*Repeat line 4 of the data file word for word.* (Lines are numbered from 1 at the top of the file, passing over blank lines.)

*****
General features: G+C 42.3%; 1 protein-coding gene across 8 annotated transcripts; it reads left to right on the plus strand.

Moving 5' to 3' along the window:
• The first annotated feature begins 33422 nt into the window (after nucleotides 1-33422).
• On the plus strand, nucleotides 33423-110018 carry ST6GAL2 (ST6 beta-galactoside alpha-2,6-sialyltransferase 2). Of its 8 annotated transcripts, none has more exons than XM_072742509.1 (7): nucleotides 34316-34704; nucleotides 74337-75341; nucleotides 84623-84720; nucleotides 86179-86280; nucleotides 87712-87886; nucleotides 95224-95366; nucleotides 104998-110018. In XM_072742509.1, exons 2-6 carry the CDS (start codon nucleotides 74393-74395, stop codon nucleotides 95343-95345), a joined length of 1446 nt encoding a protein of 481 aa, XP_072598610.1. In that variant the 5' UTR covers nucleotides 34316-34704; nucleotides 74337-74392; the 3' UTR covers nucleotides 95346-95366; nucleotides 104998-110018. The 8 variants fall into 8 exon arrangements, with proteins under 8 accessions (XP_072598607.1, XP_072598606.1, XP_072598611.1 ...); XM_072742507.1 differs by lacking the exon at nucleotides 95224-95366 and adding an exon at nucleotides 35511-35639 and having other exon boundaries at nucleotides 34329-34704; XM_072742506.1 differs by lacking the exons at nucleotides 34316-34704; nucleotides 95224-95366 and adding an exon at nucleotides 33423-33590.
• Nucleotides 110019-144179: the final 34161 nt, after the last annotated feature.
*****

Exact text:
• On the plus strand, nucleotides 33423-110018 carry ST6GAL2 (ST6 beta-galactoside alpha-2,6-sialyltransferase 2). Of its 8 annotated transcripts, none has more exons than XM_072742509.1 (7): nucleotides 34316-34704; nucleotides 74337-75341; nucleotides 84623-84720; nucleotides 86179-86280; nucleotides 87712-87886; nucleotides 95224-95366; nucleotides 104998-110018. In XM_072742509.1, exons 2-6 carry the CDS (start codon nucleotides 74393-74395, stop codon nucleotides 95343-95345), a joined length of 1446 nt encoding a protein of 481 aa, XP_072598610.1. In that variant the 5' UTR covers nucleotides 34316-34704; nucleotides 74337-74392; the 3' UTR covers nucleotides 95346-95366; nucleotides 104998-110018. The 8 variants fall into 8 exon arrangements, with proteins under 8 accessions (XP_072598607.1, XP_072598606.1, XP_072598611.1 ...); XM_072742507.1 differs by lacking the exon at nucleotides 95224-95366 and adding an exon at nucleotides 35511-35639 and having other exon boundaries at nucleotides 34329-34704; XM_072742506.1 differs by lacking the exons at nucleotides 34316-34704; nucleotides 95224-95366 and adding an exon at nucleotides 33423-33590.